Charlie Green is down there waiting. He says, ‘You don’t have time for coffee’.
I say, ‘I do. This is the best time of the day so you sit there and enjoy as the rising sun melts the last raindrops from your metallic frame. See how it lights the web curtains around you.’
He replies, ‘You’re wasting time. The ground is soft and ripe for pulling weeds.’
I’ve tried to explain to him, ‘I like the weeds. I’m going wild. Just a small patch at the bottom of the garden. It’s interesting what grows when you leave things alone.’
‘You’re just lazy,’ he says.
I know I’m being sensible. How will I find time to write my book if I have to pull every weed and chase every greenfly? That’s supposed to be his job. He wants to return to his seat beneath the Amelanchier. It’s closer to the house and he can keep a eye on what we’re doing.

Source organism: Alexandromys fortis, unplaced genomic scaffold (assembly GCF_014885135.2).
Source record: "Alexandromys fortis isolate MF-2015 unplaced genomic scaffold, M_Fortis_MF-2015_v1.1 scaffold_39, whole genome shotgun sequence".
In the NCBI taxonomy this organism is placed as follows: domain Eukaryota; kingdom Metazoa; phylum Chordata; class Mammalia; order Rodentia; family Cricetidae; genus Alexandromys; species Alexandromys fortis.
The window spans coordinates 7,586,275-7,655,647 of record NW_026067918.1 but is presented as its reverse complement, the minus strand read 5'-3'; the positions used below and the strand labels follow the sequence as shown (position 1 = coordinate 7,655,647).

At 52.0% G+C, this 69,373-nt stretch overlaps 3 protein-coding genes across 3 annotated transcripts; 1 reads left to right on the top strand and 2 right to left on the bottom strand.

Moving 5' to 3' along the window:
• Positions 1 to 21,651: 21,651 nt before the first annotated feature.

‘I don’t like the slippery snail trails around me every morning,’ he says. ‘I don’t mind the frogs – I just direct them to the pond. The squawking parakeets I could do without.’
I’ve offered to make him a tisane with homegrown Feverfew to soothe his stressed brow but he says he’d rather have a gin and tonic. I didn’t like to tell him it would be a waste on a person of his composition. Besides, I’m saving that for me!